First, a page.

The year 2000 saw Israel withdraw from South Lebanon. Syrian forces started leaving through the eastern border once the Lebanese people came together and peacefully protested during the 'Cedar Revolution'. So things were nice and quiet until another war erupted in 2006. This one began after Hezbollah thought it was a nice day to fire rockets at Israel!
Lebanon showcases a fusion of Egyptian, Middle-Eastern, and European cultures. You can find Roman ruins at Baalbek and Tyre. You can also visit Byblos, an ancient town which is estimated to have been inhabited back in 8800 BC. You can even opt for sightseeing and nature-based activities. Qadisha Valley offers a great place for hiking and The Cedars is an amazing skiing spot. Beirut's largest waterfront is also quite a sight to behold.
The cedar tree on the Lebanon flag is its national symbol and grows on the slopes of the Lebanon mountains. It is no wonder that the Lebanon mountains and especially Mount Lebanon are special to the people.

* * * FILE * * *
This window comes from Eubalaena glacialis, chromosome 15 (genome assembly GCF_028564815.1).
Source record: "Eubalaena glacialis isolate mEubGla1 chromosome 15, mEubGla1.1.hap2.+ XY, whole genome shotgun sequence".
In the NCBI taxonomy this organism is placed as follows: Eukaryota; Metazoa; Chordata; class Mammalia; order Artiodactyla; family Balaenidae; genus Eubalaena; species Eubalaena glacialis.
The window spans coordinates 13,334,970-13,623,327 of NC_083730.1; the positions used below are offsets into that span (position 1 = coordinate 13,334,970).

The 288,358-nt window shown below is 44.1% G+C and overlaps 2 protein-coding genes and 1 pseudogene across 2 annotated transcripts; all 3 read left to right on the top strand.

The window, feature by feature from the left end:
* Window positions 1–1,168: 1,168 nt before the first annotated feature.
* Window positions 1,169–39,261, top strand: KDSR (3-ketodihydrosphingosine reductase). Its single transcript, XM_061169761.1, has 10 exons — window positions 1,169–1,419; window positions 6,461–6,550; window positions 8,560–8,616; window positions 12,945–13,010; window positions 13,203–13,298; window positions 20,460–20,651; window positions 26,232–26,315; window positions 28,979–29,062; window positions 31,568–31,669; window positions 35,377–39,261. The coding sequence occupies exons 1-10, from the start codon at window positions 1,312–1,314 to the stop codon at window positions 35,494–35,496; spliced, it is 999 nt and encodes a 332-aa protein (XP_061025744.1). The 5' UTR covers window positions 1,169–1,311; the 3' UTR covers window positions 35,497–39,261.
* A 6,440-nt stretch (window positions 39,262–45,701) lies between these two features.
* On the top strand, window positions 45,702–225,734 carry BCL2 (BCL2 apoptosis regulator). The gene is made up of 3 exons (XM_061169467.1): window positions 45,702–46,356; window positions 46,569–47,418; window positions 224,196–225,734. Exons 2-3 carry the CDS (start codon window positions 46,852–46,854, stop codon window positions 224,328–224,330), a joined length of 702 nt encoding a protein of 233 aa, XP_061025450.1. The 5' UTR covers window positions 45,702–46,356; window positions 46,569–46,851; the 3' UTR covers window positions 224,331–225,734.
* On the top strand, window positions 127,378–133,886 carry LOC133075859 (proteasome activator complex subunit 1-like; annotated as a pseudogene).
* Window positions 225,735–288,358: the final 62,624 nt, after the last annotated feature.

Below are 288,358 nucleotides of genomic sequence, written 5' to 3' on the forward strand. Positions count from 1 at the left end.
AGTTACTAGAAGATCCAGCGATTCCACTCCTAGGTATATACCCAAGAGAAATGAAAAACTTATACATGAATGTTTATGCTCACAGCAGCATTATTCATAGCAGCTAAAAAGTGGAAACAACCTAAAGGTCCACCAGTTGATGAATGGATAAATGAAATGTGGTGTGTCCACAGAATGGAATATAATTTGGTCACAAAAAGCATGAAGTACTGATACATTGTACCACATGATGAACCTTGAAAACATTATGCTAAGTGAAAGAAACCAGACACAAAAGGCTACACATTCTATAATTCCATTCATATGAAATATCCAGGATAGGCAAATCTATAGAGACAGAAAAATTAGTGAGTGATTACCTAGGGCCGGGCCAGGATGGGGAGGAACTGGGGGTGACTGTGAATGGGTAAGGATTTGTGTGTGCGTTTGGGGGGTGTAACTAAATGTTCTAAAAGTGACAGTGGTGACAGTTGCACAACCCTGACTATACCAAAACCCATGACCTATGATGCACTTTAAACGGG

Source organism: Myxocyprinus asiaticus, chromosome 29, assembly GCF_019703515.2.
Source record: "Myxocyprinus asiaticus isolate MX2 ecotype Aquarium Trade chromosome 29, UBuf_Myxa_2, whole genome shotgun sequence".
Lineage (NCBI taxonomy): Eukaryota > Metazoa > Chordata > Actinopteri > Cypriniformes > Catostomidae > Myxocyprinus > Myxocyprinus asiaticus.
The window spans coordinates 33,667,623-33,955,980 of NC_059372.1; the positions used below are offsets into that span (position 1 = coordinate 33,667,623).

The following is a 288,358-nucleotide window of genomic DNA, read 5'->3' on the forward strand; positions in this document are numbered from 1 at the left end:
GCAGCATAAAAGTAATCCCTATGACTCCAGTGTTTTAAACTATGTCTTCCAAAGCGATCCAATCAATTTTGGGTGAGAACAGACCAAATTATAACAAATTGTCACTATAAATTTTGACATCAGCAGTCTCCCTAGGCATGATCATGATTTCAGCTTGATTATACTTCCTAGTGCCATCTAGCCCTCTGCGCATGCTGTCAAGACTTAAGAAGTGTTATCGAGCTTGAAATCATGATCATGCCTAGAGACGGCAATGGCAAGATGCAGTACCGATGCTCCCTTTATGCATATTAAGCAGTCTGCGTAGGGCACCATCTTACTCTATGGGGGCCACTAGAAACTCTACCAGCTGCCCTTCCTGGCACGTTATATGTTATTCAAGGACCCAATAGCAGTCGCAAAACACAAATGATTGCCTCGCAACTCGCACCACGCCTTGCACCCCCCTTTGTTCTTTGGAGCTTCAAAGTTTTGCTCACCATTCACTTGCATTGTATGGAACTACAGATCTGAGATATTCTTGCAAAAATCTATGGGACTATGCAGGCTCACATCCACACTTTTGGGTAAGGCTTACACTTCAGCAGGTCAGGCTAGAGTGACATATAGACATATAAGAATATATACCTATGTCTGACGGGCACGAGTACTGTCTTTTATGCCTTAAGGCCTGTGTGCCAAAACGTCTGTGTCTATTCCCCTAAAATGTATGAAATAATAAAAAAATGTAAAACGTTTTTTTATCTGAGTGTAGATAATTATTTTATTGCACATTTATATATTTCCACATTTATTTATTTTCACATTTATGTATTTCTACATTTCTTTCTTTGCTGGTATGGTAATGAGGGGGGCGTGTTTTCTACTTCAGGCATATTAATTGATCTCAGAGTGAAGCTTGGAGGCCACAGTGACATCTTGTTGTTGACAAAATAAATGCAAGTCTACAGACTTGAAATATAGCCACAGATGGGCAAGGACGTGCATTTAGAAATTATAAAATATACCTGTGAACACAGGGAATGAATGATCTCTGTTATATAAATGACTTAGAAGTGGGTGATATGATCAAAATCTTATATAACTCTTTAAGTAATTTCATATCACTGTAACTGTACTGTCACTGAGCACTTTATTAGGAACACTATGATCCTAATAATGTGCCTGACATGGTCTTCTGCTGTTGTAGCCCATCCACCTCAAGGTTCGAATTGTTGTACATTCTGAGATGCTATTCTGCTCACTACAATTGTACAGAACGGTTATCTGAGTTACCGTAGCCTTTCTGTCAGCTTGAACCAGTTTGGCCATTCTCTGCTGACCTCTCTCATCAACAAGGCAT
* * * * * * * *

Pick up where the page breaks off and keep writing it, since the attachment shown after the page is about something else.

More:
Being a culturally rich area, Lebanese cuisine is famous all over the world. From authentic wineries at Bekaa Valley to street food at Tripoli, you are spoilt for choice with the different food varieties that Lebanon gets to serve you!
Lebanese culture is quite conservative. While the population is quite diverse, Christian and Islamic traditions have kept the social norms strict. Since Lebanon is geographically close to Europe, western influences can also be seen.
Lebanon is not very individualistic but rather collectivistic. Hence, groups define the individual. Lebanese people are generally family-oriented. They can also be closely tied to their religion or political party. Honor and loyalty remain an important part of Lebanon's people.
When it comes to greeting guests, Lebanese people are very generous and charitable. Even if you encounter someone for the first time, they might invite you to their home as a guest. They often refer to each other affectionately as 'Habibi', meaning 'my love'.